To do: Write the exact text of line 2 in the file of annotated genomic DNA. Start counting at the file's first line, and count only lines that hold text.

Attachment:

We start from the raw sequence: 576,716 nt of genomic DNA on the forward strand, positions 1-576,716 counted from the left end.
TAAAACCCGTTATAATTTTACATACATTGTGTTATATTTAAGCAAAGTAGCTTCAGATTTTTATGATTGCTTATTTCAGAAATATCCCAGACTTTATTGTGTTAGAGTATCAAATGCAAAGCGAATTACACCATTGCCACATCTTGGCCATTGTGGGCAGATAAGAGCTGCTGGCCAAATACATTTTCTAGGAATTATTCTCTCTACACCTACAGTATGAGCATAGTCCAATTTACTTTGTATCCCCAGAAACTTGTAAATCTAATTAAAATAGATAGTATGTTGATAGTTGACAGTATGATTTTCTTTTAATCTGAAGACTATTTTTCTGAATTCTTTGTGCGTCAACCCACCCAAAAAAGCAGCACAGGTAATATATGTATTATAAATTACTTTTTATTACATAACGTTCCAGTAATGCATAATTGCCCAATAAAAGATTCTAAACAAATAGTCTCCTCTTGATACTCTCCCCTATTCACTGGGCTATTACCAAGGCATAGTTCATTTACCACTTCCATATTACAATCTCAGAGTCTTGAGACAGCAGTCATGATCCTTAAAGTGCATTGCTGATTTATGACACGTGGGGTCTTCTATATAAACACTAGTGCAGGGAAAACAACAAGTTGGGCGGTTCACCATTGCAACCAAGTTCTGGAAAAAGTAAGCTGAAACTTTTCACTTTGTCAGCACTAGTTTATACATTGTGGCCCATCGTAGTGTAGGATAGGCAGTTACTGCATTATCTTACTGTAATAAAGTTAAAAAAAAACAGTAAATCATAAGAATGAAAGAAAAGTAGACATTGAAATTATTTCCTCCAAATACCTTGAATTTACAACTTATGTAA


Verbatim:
TAAAACCCGTTATAATTTTACATACATTGTGTTATATTTAAGCAAAGTAGCTTCAGATTTTTATGATTGCTTATTTCAGAAATATCCCAGACTTTATTGTGTTAGAGTATCAAATGCAAAGCGAATTACACCATTGCCACATCTTGGCCATTGTGGGCAGATAAGAGCTGCTGGCCAAATACATTTTCTAGGAATTATTCTCTCTACACCTACAGTATGAGCATAGTCCAATTTACTTTGTATCCCCAGAAACTTGTAAATCTAATTAAAATAGATAGTATGTTGATAGTTGACAGTATGATTTTCTTTTAATCTGAAGACTATTTTTCTGAATTCTTTGTGCGTCAACCCACCCAAAAAAGCAGCACAGGTAATATATGTATTATAAATTACTTTTTATTACATAACGTTCCAGTAATGCATAATTGCCCAATAAAAGATTCTAAACAAATAGTCTCCTCTTGATACTCTCCCCTATTCACTGGGCTATTACCAAGGCATAGTTCATTTACCACTTCCATATTACAATCTCAGAGTCTTGAGACAGCAGTCATGATCCTTAAAGTGCATTGCTGATTTATGACACGTGGGGTCTTCTATATAAACACTAGTGCAGGGAAAACAACAAGTTGGGCGGTTCACCATTGCAACCAAGTTCTGGAAAAAGTAAGCTGAAACTTTTCACTTTGTCAGCACTAGTTTATACATTGTGGCCCATCGTAGTGTAGGATAGGCAGTTACTGCATTATCTTACTGTAATAAAGTTAAAAAAAAACAGTAAATCATAAGAATGAAAGAAAAGTAGACATTGAAATTATTTCCTCCAAATACCTTGAATTTACAACTTATGTAA